ZARA controls more of its manufacturing than most retailers.

New designs are can arrive in store within fifteen days, which means that ZARA can respond to its
customer demand by producing more of its popular products and disregarding less popular items. 4
ZARA was designed from day-one to be responsive and agile. Rather than outsourcing to Asia, ZARA
uses a network of automated factories in Spain and over 300 small finishing factories in North Africa
and Turkey to constantly create unfinished products.

When a new design has been approved, the unfinished products are pulled, sent to the finishing shops
and turned into products that are ready to shipped in as little as 24 hours to Europe, and in 40 hours to
the Asian and North American markets.

Dr. Warren Hausman of Stanford University says that this innovative way of working allows retailers
like Zara to reduce unwanted markdowns and lost sales enabling firms to increase profits by as much
as 28 per cent.

According to Hausman, Zara is approximately four-times more profitable than the average retailer due
to high-margins and reduced inventory risk.

One of the most obvious Lean techniques used by ZARA is a pull-model, which is also known in the
Toyota Production System as a Kanban system.

A Kanban system uses a queue of resources that are ready to be pulled by the following process as
they are needed. When a resource is pulled, a signal is sent to the following process to replace what
was used or completed. To avoid over-producing and over-ordering, the Kanban system keeps small
quantities of resources that are needed and replaces what is used, only when it has been used.

ZARA creates up to 1,000 designs every month based on store sales and current trends. It monitors
how much money customers spend in store to evaluate and understand which designs are being
purchased and then it updates its next designs accordingly.

Customer Value

When Amancio Ortega opened his first store 40 years ago, the companys goal was to provide
customers with the latest fashion trends at a reasonable price.

The pull system relies on having a loyal customer base, as their feedback is communicated to the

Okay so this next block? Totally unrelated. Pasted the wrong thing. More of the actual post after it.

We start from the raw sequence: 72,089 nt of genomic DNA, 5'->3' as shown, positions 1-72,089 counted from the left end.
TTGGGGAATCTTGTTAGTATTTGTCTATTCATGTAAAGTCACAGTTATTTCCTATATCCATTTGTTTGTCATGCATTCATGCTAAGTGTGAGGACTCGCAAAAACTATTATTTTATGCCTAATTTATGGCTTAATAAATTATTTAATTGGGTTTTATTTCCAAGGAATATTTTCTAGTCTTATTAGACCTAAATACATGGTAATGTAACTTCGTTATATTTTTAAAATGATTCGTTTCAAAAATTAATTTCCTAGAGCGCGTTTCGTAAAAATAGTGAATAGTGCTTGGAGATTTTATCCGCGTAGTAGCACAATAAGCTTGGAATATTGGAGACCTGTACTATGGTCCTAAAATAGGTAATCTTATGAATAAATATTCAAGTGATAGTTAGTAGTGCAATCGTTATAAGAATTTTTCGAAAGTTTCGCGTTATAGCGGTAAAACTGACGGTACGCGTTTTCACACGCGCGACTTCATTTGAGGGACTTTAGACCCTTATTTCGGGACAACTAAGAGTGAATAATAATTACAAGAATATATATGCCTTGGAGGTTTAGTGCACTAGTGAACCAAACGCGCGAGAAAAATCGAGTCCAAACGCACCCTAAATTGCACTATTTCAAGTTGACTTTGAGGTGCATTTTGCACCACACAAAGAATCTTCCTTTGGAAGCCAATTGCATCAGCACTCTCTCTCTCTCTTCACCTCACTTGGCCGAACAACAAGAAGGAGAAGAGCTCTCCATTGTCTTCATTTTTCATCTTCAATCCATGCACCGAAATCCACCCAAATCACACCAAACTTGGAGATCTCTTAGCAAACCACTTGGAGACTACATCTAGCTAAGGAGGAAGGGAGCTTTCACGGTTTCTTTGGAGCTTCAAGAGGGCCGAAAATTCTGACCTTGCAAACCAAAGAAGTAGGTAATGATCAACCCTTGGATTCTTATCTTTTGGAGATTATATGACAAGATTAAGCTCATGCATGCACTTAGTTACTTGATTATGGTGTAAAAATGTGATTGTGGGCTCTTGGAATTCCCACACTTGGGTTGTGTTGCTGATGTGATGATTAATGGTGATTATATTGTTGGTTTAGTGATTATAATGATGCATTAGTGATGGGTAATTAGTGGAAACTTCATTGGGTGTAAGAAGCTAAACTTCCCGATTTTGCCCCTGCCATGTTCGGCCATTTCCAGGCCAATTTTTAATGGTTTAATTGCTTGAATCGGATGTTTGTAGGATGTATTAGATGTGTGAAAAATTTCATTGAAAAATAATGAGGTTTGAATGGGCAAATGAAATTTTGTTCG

design team, which then creates the design and sends back to the market to satisfy demand. ZARA
quickly realised that the demand for on trend products is highly uncertain. Therefore it buys capacity
from its fabric suppliers, but does not commit to a particular colour or print until it has a clear picture
of customer preferences. ZARA also continuously gathers customer feedback from retail stores
through leading edge IT infrastructure, which allows its designers to identify new trends that the
customer wants to buy.

ZARAs design process is much more focused on the customer than we might realise. It is also a very
good example of continuous improvement or kaizen at work.
Every evening, store managers from 2,000 stores in 88 different countries feed everything they have
learned about their customers buying habits into a computer at the collection counter. This information
is then sent to the distribution centre, where it is picked up by Zaras design team. Designers then
digest the information allowing them to make improvements, reduce customer friction and, most
importantly, make excellent fitting clothes.

The data aims to capture the most popular selling garments. The database also keeps a record of all the
items of clothing that are returned. This is very important, as designers can determine very quickly
whether an item needs to be discontinued or can be altered.

If the overwhelming customer feedback on a cardigan is that the sleeves fray very easily, then the
designer might be able make minor adjustments. However, if the general consensus is that a suit is
badly made, then the designers would elect to discontinue the product.

Using this strategy ZARA has cut the time it can deliver new styles to market from six months to just
three weeks.

One Piece Flow

Pioneered by Toyota executive Taiichi Ohno, One Piece Flow is a way of producing small quantities
of items to match the pace of customer demand. One-piece flow is the opposite of mass production.

Mass production is the production of large quantities of standardised products.

One Piece Flow is the movement of a product one piece at a time through the production process.

With mass production, the more items are produced the lower the production cost of an individual
item. Whereas One Piece Flow reduces all types of wasteful activities, it enables businesses like
ZARAs to be agile and respond to customer demand much more quickly and efficiently.

Approximately eight-hours after a store manager places an order based on customer demand, items are
then picked, packed and ready to leave its distribution centre in North-west Spain. Because ZARAs
logistics are centralised, it can send products anywhere in the world within 48 hours. Just over fifty per
cent of ZARAs clothing, usually the more trend-led items, are produced in Spain, Turkey and North
Africa instead of Asia, which means goods can move much more quickly through its central hub.

Professor Kasra Feardows of Georgetown University, writing in the Harvard Business Review says,

This level of control allows ZARA to set the pace at which products and information flow. It also
demonstrates just how effective Lean techniques can be.5 5


Cooperate with vary range of designers so Zara can maintain its competitive advantage to be the
fast fashion but remain more and more creative.


Cooperate with any channel of production all over the world so new improvements in operation
technology can be applied into Zara instead of keep using the old ones.


Making more distribution centres so they will enable Zara to be more faster, effective, and efficient
in distributing their products to the retailers.


Advertising might be important in the future when competitors are becoming more competitive and
demands are declining